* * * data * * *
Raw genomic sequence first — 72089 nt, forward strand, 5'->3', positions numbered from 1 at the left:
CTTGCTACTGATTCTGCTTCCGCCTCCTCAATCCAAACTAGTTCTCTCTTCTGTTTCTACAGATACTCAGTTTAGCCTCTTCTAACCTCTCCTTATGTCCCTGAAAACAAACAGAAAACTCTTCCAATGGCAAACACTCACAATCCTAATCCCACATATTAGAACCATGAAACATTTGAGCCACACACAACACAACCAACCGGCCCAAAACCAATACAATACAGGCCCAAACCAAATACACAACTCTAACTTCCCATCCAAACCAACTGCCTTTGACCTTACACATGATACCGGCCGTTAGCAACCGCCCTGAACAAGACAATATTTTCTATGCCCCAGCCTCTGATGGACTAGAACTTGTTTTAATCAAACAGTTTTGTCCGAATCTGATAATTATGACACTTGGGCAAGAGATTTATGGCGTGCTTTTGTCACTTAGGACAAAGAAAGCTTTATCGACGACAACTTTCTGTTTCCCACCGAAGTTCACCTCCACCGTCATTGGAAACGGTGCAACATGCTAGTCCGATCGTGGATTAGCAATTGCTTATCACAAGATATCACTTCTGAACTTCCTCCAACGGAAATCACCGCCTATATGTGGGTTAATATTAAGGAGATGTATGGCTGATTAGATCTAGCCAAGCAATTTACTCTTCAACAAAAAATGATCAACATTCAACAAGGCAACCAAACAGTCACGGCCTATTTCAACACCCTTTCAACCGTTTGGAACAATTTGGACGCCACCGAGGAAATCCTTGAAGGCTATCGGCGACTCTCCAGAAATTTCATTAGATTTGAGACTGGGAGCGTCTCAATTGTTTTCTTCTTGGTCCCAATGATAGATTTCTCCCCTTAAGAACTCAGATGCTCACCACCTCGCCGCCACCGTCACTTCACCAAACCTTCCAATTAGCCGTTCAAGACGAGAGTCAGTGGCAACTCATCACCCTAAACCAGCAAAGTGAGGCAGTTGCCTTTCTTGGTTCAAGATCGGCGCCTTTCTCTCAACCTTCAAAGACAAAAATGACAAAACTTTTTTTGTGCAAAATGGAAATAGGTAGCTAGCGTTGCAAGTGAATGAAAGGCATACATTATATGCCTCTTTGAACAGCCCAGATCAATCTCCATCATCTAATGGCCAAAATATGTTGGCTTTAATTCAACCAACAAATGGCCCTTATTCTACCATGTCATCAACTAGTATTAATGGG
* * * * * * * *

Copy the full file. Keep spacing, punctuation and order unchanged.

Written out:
Raw genomic sequence first — 72089 nt, forward strand, 5'->3', positions numbered from 1 at the left:
CTTGCTACTGATTCTGCTTCCGCCTCCTCAATCCAAACTAGTTCTCTCTTCTGTTTCTACAGATACTCAGTTTAGCCTCTTCTAACCTCTCCTTATGTCCCTGAAAACAAACAGAAAACTCTTCCAATGGCAAACACTCACAATCCTAATCCCACATATTAGAACCATGAAACATTTGAGCCACACACAACACAACCAACCGGCCCAAAACCAATACAATACAGGCCCAAACCAAATACACAACTCTAACTTCCCATCCAAACCAACTGCCTTTGACCTTACACATGATACCGGCCGTTAGCAACCGCCCTGAACAAGACAATATTTTCTATGCCCCAGCCTCTGATGGACTAGAACTTGTTTTAATCAAACAGTTTTGTCCGAATCTGATAATTATGACACTTGGGCAAGAGATTTATGGCGTGCTTTTGTCACTTAGGACAAAGAAAGCTTTATCGACGACAACTTTCTGTTTCCCACCGAAGTTCACCTCCACCGTCATTGGAAACGGTGCAACATGCTAGTCCGATCGTGGATTAGCAATTGCTTATCACAAGATATCACTTCTGAACTTCCTCCAACGGAAATCACCGCCTATATGTGGGTTAATATTAAGGAGATGTATGGCTGATTAGATCTAGCCAAGCAATTTACTCTTCAACAAAAAATGATCAACATTCAACAAGGCAACCAAACAGTCACGGCCTATTTCAACACCCTTTCAACCGTTTGGAACAATTTGGACGCCACCGAGGAAATCCTTGAAGGCTATCGGCGACTCTCCAGAAATTTCATTAGATTTGAGACTGGGAGCGTCTCAATTGTTTTCTTCTTGGTCCCAATGATAGATTTCTCCCCTTAAGAACTCAGATGCTCACCACCTCGCCGCCACCGTCACTTCACCAAACCTTCCAATTAGCCGTTCAAGACGAGAGTCAGTGGCAACTCATCACCCTAAACCAGCAAAGTGAGGCAGTTGCCTTTCTTGGTTCAAGATCGGCGCCTTTCTCTCAACCTTCAAAGACAAAAATGACAAAACTTTTTTTGTGCAAAATGGAAATAGGTAGCTAGCGTTGCAAGTGAATGAAAGGCATACATTATATGCCTCTTTGAACAGCCCAGATCAATCTCCATCATCTAATGGCCAAAATATGTTGGCTTTAATTCAACCAACAAATGGCCCTTATTCTACCATGTCATCAACTAGTATTAATGGG